Our birds do the same thing.  When Danielle is unstable, they won't go near her.  If she forces them, she gets pinched for her trouble, or they will attempt to escape at the earliest possible moment.

Animals know.

So no amount of coaxing that day would convince Miss Kitty to agree to visit Danielle.  Instead of accepting the animal's refusal, she became angry.  Her eyes blazed.  I could tell she was furious.

"Fine, be that way!" she shrieked at the cat, as I asked her to get into the car.

As we drove to our destination, I told Danielle that I understood her disappointment, but that her lack of respect wasn't appropriate.  "Just because you want something, doesn't mean the people and the animals around you are obliged to give it to you." I explained.  "Speaking to Miss Kitty that way was hugely disrespectful."

Danielle sulked.  She seemed to think that Miss Kitty didn't deserve respect because she was only a cat.

I didn't say much more after that.  I just aimed the car towards our destination and shook my head. I was shocked at how angry she became simply because a cat didn't want a petting.

Friday, February 10, 2012

No Contact, for Now

After meeting with Danielle's therapist and discussing our concerns about additional birth family contact, we've decided that we are not going to allow it, at least for now.

It possible that Danielle may resent us if she later learns that we denied her access to her birth family.  It is also true that if we allow it now, she will act out, and possibly even explode.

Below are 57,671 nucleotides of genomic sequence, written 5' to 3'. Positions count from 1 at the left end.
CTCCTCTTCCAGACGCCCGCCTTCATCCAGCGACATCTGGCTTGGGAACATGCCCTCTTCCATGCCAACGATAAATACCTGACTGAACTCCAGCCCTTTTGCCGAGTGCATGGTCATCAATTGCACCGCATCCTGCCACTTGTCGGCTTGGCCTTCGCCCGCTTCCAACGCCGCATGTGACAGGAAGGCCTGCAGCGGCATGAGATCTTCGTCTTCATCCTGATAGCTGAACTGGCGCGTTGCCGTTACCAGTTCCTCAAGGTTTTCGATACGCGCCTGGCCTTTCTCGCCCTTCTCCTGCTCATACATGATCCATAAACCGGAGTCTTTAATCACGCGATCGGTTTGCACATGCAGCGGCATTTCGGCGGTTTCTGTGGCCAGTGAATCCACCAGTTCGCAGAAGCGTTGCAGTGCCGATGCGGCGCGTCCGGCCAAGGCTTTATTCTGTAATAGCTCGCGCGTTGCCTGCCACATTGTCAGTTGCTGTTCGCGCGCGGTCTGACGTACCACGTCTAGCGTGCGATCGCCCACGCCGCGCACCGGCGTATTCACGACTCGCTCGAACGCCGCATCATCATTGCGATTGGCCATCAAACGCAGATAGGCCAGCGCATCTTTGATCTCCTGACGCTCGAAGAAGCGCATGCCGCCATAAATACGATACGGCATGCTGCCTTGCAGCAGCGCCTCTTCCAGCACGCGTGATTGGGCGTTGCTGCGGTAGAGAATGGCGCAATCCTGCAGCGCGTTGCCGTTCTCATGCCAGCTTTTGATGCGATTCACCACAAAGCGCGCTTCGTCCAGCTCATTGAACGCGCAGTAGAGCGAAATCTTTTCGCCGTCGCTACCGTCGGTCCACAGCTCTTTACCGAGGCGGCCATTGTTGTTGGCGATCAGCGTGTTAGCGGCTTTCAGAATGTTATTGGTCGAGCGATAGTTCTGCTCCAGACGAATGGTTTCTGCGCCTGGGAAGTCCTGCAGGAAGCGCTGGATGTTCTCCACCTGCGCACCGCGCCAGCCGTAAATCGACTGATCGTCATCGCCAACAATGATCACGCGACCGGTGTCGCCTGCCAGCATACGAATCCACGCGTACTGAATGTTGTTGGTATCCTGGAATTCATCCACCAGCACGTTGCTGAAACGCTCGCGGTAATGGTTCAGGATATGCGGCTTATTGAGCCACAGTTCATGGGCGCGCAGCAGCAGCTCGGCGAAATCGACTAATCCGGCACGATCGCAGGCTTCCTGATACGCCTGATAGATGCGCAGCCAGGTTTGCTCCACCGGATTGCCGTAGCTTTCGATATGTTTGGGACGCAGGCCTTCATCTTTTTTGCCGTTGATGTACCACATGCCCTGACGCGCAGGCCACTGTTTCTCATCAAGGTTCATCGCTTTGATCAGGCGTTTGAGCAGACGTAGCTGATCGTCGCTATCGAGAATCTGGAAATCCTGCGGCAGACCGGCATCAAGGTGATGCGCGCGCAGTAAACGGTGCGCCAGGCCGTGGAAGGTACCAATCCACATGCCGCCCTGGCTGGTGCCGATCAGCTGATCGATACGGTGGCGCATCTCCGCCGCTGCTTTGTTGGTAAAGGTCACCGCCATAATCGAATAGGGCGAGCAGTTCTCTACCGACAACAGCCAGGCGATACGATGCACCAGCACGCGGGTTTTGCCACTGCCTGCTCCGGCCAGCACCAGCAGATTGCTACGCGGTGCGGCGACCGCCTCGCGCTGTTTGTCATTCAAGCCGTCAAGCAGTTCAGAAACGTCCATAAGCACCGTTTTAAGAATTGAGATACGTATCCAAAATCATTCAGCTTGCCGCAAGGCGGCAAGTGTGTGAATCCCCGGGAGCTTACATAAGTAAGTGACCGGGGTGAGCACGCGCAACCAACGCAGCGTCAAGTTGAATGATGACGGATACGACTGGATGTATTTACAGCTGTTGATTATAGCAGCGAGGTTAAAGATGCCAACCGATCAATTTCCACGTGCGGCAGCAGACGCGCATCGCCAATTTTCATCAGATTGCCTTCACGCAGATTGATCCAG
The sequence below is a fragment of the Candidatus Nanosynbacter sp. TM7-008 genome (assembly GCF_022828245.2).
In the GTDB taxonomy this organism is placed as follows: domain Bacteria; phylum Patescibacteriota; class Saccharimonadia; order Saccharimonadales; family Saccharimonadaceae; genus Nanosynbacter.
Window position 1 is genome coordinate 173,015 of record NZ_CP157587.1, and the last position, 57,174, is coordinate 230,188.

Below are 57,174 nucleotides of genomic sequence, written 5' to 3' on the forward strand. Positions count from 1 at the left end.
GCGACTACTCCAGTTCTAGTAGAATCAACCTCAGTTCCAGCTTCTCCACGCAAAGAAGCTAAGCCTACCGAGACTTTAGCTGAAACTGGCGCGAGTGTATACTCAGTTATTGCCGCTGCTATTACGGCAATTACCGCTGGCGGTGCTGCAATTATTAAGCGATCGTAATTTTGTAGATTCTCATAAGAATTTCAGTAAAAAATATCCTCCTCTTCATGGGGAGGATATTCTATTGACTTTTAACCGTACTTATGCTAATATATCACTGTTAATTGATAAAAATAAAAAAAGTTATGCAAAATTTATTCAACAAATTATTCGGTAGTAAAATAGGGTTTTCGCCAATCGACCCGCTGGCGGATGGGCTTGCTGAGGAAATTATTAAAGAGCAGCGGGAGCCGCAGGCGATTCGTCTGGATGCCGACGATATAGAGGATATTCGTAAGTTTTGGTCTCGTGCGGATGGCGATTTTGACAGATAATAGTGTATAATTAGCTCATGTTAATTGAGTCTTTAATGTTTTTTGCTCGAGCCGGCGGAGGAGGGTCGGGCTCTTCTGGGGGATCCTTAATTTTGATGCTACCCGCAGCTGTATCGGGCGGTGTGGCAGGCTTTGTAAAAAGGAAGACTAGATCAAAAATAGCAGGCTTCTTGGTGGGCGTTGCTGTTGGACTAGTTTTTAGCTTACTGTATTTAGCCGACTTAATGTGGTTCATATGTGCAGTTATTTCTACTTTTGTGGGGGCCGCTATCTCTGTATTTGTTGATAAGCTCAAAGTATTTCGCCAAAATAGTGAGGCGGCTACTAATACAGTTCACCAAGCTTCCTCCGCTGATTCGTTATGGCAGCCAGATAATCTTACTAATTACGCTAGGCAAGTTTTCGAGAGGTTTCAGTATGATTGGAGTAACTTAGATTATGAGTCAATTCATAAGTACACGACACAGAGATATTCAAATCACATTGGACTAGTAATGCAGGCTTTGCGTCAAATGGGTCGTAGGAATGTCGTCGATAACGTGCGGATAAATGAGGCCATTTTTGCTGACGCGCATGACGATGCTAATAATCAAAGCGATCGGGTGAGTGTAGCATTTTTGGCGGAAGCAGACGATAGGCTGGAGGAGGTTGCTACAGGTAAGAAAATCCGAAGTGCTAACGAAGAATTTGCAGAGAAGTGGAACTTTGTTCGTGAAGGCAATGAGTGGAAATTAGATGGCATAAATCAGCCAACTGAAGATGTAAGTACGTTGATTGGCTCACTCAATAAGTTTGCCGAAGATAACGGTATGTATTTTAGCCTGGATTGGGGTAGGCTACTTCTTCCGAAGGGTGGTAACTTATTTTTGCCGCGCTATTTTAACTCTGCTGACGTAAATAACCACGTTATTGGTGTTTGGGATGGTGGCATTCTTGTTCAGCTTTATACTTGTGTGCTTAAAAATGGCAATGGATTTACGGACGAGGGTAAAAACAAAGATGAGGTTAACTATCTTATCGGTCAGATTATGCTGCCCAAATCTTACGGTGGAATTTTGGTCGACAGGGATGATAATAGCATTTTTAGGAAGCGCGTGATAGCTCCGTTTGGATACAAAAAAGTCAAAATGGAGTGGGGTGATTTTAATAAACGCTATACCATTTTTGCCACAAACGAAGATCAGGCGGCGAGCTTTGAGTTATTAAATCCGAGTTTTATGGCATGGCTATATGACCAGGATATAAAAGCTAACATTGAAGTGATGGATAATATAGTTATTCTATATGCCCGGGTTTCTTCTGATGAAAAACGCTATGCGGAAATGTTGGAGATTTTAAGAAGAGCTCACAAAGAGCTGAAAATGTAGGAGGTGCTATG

So we are faced with a difficult choice. We must decide whether we want to deal with ugliness and resentment now, or whether we want to deal with ugliness and resentment later.

After carefully weighing our options with the therapist, we have decided to choose ugliness and resentment later.

Granted, we are already seeing immense levels of verbal abuse, arguing, refusals and threats of physical violence these days.  The verbal abuse and arguing is constant.  Even when we walk out of the room, or simply ignore her, Danielle will carry on endlessly.  She will shout insults through the house, even after we've walked away and focused on something else.  She refuses to participate in family activities, whether they be meals, chores, or whatever, on an almost-daily basis.  She threatens violence several times a week.

Even our therapist could barely hide her frustration when Danielle insisted on arguing over trivia during our most recent session.

So the truth is, even though things are already terrible, we have no incentive to want to make things worse than they already are.

A reader pointed out in a private note to me that if members of my family were substance abusers or involved with criminal activity, I would be expected to block those people from my child's life.  If I didn't, authorities would look at me askance and accuse me of failing to protect my child.  Yet, somehow in the adoption world, visits from similarly-affected biological family members should be automatically permitted.